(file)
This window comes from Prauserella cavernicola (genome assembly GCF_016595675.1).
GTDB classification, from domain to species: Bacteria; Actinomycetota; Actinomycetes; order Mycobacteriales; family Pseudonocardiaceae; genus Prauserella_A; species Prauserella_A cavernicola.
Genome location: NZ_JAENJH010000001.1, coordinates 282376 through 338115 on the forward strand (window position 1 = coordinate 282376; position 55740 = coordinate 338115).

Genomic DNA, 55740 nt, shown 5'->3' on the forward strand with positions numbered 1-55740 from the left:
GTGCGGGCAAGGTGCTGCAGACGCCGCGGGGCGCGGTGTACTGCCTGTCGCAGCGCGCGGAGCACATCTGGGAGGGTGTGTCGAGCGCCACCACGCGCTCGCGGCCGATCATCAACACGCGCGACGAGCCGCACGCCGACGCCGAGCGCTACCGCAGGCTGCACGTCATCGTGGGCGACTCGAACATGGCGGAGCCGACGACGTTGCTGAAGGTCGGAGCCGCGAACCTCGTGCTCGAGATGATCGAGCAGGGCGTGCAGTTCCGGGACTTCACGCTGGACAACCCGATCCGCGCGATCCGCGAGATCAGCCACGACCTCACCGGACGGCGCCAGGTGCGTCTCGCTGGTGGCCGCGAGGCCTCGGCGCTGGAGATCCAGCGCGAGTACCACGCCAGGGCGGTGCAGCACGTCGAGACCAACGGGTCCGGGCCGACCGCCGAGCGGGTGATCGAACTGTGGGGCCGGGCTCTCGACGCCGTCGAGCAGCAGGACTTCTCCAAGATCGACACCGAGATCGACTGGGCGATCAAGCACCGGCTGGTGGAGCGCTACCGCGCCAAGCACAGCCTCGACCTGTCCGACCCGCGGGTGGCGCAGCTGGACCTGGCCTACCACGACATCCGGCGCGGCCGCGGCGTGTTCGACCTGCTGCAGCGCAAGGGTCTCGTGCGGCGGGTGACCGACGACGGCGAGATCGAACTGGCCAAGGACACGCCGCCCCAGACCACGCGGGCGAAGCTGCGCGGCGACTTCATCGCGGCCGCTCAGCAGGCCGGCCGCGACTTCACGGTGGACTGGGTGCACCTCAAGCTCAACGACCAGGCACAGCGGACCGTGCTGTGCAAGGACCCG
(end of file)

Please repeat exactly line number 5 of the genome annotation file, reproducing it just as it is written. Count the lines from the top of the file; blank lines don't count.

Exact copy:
GTGCGGGCAAGGTGCTGCAGACGCCGCGGGGCGCGGTGTACTGCCTGTCGCAGCGCGCGGAGCACATCTGGGAGGGTGTGTCGAGCGCCACCACGCGCTCGCGGCCGATCATCAACACGCGCGACGAGCCGCACGCCGACGCCGAGCGCTACCGCAGGCTGCACGTCATCGTGGGCGACTCGAACATGGCGGAGCCGACGACGTTGCTGAAGGTCGGAGCCGCGAACCTCGTGCTCGAGATGATCGAGCAGGGCGTGCAGTTCCGGGACTTCACGCTGGACAACCCGATCCGCGCGATCCGCGAGATCAGCCACGACCTCACCGGACGGCGCCAGGTGCGTCTCGCTGGTGGCCGCGAGGCCTCGGCGCTGGAGATCCAGCGCGAGTACCACGCCAGGGCGGTGCAGCACGTCGAGACCAACGGGTCCGGGCCGACCGCCGAGCGGGTGATCGAACTGTGGGGCCGGGCTCTCGACGCCGTCGAGCAGCAGGACTTCTCCAAGATCGACACCGAGATCGACTGGGCGATCAAGCACCGGCTGGTGGAGCGCTACCGCGCCAAGCACAGCCTCGACCTGTCCGACCCGCGGGTGGCGCAGCTGGACCTGGCCTACCACGACATCCGGCGCGGCCGCGGCGTGTTCGACCTGCTGCAGCGCAAGGGTCTCGTGCGGCGGGTGACCGACGACGGCGAGATCGAACTGGCCAAGGACACGCCGCCCCAGACCACGCGGGCGAAGCTGCGCGGCGACTTCATCGCGGCCGCTCAGCAGGCCGGCCGCGACTTCACGGTGGACTGGGTGCACCTCAAGCTCAACGACCAGGCACAGCGGACCGTGCTGTGCAAGGACCCG